1949 80" x2, 1950 80" x2, 1952 80", 1954 Station Wagon,

January 15, 2019 - 15:13
Reply #37

Offline fulltilt

  • Non-Member
  • 92 KA 58
Good Evening All,
On the subject of the direction JLR are heading (one assumes there is a plan) I still don't quite fully understand the 'Reborn' programme. I am an enthusiast of the marque but am seriously puzzled by the firm's direction. 
Regards
Richard

Reborn  =   LR is all for DIY themselves of a 1/2 century old hobby.

The firms direction seems again DIY ,  Solihull missed out on this boat,,

https://www.bbc.co.uk/news/business-46880937

NB.   No use of the 1980's buzz word(s)    "Common Platform"   new century - people have forgotton.

January 17, 2019 - 11:00
Reply #38

Offline Bruce

  • LRSOC Member
  • Location: Gwynedd
Anyone that thinks that EV's are the future in the UK fails to understand just how much electricity we would need to generate to power them. All existing Nuclear plants have a very limited lifespan, and 2 new nuclear plants will now not be built (Wylfa cancelled today). A few more wind farms just ain't going to cut it. Look forward to electricity shortages.
1 Thank you.

January 17, 2019 - 11:29
Reply #39

Offline rodthrutheblock Trade (Legend Advertiser)

  • LRSOC Member
  • Location: Saffron Walden
    • www.classiccarvaluations.co.uk
Good Evening All,
On the subject of the direction JLR are heading (one assumes there is a plan) I still don't quite fully understand the 'Reborn' programme. I am an enthusiast of the marque but am seriously puzzled by the firm's direction.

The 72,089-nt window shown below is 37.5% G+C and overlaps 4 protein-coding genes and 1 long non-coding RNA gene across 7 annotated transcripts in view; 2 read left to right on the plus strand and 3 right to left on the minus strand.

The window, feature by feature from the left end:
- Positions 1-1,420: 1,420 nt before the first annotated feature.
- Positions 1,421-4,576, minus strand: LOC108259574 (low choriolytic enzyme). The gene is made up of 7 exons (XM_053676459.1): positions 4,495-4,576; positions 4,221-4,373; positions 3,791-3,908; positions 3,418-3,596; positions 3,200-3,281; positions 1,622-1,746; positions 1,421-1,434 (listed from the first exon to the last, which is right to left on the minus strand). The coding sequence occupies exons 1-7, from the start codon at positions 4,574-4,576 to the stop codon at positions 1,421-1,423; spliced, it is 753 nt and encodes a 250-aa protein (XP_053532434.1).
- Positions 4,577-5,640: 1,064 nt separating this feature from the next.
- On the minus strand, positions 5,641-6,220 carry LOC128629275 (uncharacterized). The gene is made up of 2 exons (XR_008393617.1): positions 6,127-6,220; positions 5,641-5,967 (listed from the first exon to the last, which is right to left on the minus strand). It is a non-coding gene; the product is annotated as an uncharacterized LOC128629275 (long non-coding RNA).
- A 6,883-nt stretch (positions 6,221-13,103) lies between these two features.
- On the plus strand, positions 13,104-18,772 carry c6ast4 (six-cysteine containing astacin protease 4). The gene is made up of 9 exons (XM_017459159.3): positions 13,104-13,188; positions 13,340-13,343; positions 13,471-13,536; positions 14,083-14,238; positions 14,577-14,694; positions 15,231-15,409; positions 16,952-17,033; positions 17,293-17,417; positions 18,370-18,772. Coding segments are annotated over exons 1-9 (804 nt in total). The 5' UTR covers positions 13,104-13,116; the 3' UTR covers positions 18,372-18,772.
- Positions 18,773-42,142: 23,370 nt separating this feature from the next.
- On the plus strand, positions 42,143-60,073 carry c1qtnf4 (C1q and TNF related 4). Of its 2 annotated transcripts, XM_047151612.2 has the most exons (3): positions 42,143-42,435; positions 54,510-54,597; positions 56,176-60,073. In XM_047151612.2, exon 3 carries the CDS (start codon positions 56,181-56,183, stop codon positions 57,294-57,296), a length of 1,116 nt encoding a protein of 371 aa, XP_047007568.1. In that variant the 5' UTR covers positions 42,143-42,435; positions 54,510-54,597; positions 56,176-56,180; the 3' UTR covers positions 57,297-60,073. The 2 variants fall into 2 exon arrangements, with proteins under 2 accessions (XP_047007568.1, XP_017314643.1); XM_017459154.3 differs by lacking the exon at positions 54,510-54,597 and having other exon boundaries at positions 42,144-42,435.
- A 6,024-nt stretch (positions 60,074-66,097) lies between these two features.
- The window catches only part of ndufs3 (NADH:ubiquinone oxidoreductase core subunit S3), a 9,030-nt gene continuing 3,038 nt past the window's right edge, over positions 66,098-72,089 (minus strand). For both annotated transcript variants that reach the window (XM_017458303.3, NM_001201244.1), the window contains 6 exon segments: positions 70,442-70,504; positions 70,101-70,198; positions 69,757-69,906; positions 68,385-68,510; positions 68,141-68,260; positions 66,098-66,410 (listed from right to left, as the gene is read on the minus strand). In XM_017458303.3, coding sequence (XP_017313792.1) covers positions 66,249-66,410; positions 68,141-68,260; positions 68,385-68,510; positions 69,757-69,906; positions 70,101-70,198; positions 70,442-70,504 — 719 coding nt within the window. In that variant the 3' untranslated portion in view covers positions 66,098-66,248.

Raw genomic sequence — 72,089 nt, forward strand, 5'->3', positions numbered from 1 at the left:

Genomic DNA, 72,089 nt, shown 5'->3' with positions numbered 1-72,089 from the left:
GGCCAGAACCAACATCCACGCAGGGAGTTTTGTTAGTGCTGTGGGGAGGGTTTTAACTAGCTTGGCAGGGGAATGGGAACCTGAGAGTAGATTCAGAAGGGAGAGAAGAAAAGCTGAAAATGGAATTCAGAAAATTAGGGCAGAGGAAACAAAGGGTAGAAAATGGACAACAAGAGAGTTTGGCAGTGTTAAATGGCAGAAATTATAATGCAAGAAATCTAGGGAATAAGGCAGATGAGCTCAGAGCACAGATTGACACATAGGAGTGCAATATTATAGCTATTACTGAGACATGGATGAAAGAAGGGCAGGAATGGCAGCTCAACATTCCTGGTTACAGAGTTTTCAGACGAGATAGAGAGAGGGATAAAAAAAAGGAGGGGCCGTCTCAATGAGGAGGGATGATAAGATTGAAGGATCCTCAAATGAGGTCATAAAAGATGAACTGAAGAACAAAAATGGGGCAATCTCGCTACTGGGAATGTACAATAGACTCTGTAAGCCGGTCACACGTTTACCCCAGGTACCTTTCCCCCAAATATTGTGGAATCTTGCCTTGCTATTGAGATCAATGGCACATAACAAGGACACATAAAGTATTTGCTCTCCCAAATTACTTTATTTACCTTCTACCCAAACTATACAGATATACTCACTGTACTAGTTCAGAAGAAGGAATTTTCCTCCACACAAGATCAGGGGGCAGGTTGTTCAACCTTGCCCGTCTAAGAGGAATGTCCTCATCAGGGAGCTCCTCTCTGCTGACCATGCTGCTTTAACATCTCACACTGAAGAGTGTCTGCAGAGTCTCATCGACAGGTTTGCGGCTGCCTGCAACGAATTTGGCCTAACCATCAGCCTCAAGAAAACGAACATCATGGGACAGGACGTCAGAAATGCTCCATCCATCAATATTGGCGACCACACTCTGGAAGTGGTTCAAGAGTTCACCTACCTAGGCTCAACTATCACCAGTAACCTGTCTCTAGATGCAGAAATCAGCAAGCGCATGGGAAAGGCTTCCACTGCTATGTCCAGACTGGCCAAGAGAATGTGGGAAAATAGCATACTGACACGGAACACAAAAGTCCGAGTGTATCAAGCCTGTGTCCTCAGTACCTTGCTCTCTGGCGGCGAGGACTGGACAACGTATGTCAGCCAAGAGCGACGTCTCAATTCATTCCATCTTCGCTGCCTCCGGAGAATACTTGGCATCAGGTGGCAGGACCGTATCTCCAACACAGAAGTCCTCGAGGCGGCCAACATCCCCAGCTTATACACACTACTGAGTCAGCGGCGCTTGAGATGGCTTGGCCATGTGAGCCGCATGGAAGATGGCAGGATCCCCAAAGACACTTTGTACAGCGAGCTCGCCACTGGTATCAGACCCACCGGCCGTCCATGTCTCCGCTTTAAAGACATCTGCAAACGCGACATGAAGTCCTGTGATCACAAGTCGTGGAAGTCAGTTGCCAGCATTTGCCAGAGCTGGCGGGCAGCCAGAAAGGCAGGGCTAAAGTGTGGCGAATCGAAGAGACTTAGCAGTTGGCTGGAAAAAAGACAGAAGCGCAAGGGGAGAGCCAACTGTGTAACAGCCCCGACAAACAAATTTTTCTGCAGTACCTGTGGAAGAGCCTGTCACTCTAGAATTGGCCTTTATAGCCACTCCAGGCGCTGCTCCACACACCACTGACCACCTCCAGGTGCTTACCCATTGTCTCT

Regards
Richard

Reborn was a great stunt for the 70th anniversary, specially in the absence of a Defender vehicle, but it's not a sustainable business model. Series Ones are oddly complicated to restore (compared to things like Jeeps), the market tiny and parts supply disjointed. JLR have tried to rely on the same cottage industry suppliers that enthusiasts use and apart from some wheels (that sadly aren't faithful copies) they haven't filled the market with parts for us as promised. In fact, the opposite has happened and supply of parts has seriously dwindled. Collectors with big bucks to spend mostly want 'the' model to have i.e. an early 80, and there simply isn't the supply of them either. Perhaps it's time for some 'continuation' early 80s (like the E-Type lightweight programme) or splitting and selling Reborn from the parent company?
3 Thanks.
www.classiccarvaluations.co.uk
25 years classic vehicle valuation experience, qualified & insured. 35 years playing with Series Ones.